Civil engineers increasing energy created from solid waste, potential for future landfill operations

Dec 20, 2012

(Phys.org)—Two UT Arlington civil engineering professors are working with a new imaging system that has doubled the amount of methane gas produced by the city of Denton landfill.

The landfill is the first in Texas to implement the Enhanced Leachate Recirculation system. The gas now provides power for about 1,500 Denton households. However, with increased efficiency of ELR operation, the system will be able to power 3,000 homes in the city of 117,000, officials said.

Sahadat Hossain and Melanie Sattler, associate professors of civil engineering at The University of Texas at Arlington, have helped the city of Denton increase the efficiency of their landfill operation.

Vance Kemler, general manager of Denton's Solid Waste and Recycling Services Department, said the UT Arlington team's work with Denton has peaked the interest of officials in Garland and Corpus Christi as well, he said.

"This research is a significant accomplishment, and it will change the landfill operation for us and others in the state of Texas," Kemler said.

Jean-Pierre Bardet, dean of the UT Arlington College of Engineering, said the work by Hossain and Sattler holds promising results for municipalities worldwide.

"This is the kind of innovation that will help cities harness available energy resources and maximize the utilization of available spaces at a time of unprecedented urban growth," Bardet said. "I applaud the work of Drs. Hossain and Sattler."

Hossain and Sattler are funded through a three-year, $344,414 grant from the city of Denton. Their current project will focus on monitoring what they call "fugitive emissions" of and increasing efficiency of the landfill gas collection system.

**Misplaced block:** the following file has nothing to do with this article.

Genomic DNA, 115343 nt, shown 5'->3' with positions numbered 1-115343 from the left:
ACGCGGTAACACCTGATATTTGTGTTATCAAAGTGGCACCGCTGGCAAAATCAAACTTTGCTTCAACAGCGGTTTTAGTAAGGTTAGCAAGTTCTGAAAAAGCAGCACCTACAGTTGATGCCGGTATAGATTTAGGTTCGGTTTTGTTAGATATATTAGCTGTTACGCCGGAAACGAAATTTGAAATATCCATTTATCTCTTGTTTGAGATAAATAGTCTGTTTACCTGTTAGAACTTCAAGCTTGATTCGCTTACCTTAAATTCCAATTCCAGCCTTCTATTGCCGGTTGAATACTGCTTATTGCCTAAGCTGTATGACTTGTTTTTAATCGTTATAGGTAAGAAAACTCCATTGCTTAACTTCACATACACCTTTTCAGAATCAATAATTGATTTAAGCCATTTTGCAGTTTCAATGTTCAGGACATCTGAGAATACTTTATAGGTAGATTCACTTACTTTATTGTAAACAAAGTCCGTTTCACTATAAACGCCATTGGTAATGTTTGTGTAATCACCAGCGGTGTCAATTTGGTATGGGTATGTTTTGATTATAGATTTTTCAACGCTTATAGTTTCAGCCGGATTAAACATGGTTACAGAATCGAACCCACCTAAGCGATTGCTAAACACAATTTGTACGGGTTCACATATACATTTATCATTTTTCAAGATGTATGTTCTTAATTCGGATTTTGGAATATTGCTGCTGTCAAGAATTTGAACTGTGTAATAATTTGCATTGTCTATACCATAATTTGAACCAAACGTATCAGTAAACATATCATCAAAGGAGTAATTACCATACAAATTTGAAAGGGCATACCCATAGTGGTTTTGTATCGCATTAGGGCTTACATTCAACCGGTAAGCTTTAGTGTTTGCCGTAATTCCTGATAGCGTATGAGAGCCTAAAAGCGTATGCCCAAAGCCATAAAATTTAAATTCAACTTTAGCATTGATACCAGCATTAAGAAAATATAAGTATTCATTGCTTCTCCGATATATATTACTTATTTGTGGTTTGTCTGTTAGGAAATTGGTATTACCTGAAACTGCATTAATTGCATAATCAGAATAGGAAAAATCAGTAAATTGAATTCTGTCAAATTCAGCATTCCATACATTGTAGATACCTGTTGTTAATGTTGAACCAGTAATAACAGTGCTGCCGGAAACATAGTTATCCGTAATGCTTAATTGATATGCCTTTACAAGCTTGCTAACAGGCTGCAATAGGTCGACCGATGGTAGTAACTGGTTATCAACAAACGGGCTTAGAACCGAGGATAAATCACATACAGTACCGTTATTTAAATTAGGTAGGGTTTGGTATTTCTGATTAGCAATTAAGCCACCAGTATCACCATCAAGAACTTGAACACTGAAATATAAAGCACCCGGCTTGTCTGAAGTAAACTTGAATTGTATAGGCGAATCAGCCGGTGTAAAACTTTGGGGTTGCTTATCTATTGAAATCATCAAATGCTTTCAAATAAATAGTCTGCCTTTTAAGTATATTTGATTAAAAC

This project will help Denton's landfill move toward operation as a sustainable landfill, a new idea in landfill management. A sustainable landfill integrates ELR landfill operation, renewable energy generation and reutilization of the same landfill space. This is the second project with city of Denton for UT Arlington.

ELR landfills use the controlled addition of water to more rapidly decompose organic materials to produce methane. In a landfill, leachate is the contaminated water that trickles through the waste. Monitoring moisture movement due to water addition remains a major challenge and roadblock for implementation of ELR landfills.

Hossain and Sattler successfully utilized a resistivity imaging method, an advanced tool, to monitor moisture movement during ELR operation. Resistivity imaging helps landfill managers know how quickly to recirculate the liquid and how effectively the system is working, Hossain said.

Hossain and his recently graduated doctoral student, Huda Shihada, developed a model through which they can quantify the moisture content without a need for drilling or destructive sampling.

"This is the first time a model like this has been developed in the world," Hossain said. "This has the potential to change the way landfills operate."

Sattler said most current landfills require drilling to collect waste samples.

"That drilling releases some of the into the atmosphere," Sattler said. "That's bad for the air because methane is a greenhouse gas and something the EPA is concerned about. With the new system, you don't need to drill the holes."

Currently, the city of Denton is working on a permit modification to operate their using the method developed by Hossain. The Texas Commission on Environmental Quality will review that permit modification soon.

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